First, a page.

Krona Reaches Six-Year Low Against Euro as Negative Rates Repel

Sweden’s currency may continue to weaken after closing at a six-year low against the euro as the central bank is winning its battle to depress the currency, according to the Nordic region’s biggest currency trader.

“The arguments for holding krona are very, very weak, mainly because if you put money in a krona account you end up with negative interest rates,” said Carl Hammer, head of currency strategy at SEB AB in Stockholm. “The are also signs that the market is looking for carry” and “the krona appears as a funding currency candidate,” he said.

The krona traded as much as 0.7 percent lower against the euro following comments today from Riksbank Governor Stefan Ingves that that he remains determined if necessary to fight low inflation with more stimulus. He signaled that the Riksbank can’t just stand by if central banks abroad opt for more stimulus.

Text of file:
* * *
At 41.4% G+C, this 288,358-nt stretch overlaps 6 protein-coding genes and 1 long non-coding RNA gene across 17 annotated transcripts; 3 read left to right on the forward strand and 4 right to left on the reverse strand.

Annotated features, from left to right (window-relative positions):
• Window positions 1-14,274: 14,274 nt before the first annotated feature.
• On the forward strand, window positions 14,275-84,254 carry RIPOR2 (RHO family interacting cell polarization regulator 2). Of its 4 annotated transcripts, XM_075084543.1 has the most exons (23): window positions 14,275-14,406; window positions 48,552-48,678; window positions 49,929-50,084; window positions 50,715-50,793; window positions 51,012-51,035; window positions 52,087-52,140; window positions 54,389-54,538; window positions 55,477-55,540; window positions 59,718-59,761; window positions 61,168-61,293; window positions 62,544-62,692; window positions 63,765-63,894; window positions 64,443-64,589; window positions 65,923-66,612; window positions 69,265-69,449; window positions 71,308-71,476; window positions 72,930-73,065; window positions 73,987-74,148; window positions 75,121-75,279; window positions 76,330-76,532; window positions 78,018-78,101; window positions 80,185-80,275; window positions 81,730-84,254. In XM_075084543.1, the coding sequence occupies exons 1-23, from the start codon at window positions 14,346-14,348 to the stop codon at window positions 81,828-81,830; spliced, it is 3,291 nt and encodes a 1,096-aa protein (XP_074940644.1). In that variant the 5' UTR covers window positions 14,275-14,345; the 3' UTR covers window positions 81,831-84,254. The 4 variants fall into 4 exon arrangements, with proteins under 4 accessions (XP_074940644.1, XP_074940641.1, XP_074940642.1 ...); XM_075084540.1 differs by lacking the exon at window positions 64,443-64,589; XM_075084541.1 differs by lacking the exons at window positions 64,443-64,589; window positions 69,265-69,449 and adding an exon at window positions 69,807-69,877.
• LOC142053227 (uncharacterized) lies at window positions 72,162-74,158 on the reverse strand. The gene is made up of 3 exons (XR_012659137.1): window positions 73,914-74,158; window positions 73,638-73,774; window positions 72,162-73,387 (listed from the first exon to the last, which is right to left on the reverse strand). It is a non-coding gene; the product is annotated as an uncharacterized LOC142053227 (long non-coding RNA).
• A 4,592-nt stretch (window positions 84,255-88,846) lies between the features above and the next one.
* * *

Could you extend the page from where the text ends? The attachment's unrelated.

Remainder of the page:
The currency traded at 9.6598 as of 5:05 p.m. in Stockholm, the lowest closing level in Stockholm since June 2010.

According to Hammer, slowing economic growth in Sweden and the risk of Donald Trump winning the U.S. presidential election in November means the krona could weaken to 9.80-10 against the euro later this year, although that is not the SEB’s main scenario. The krona has historically weakened amid a slowdown in the world economy.

“The krona will continue to be weak since the Riksbank will continue to clearly state that they can’t at all deviate from the ECB,” Hammer said.

Still, long-term investors should consider buying the krona given the strong fundamentals of the Swedish economy, he said.

Before it's here, it's on the Bloomberg Terminal.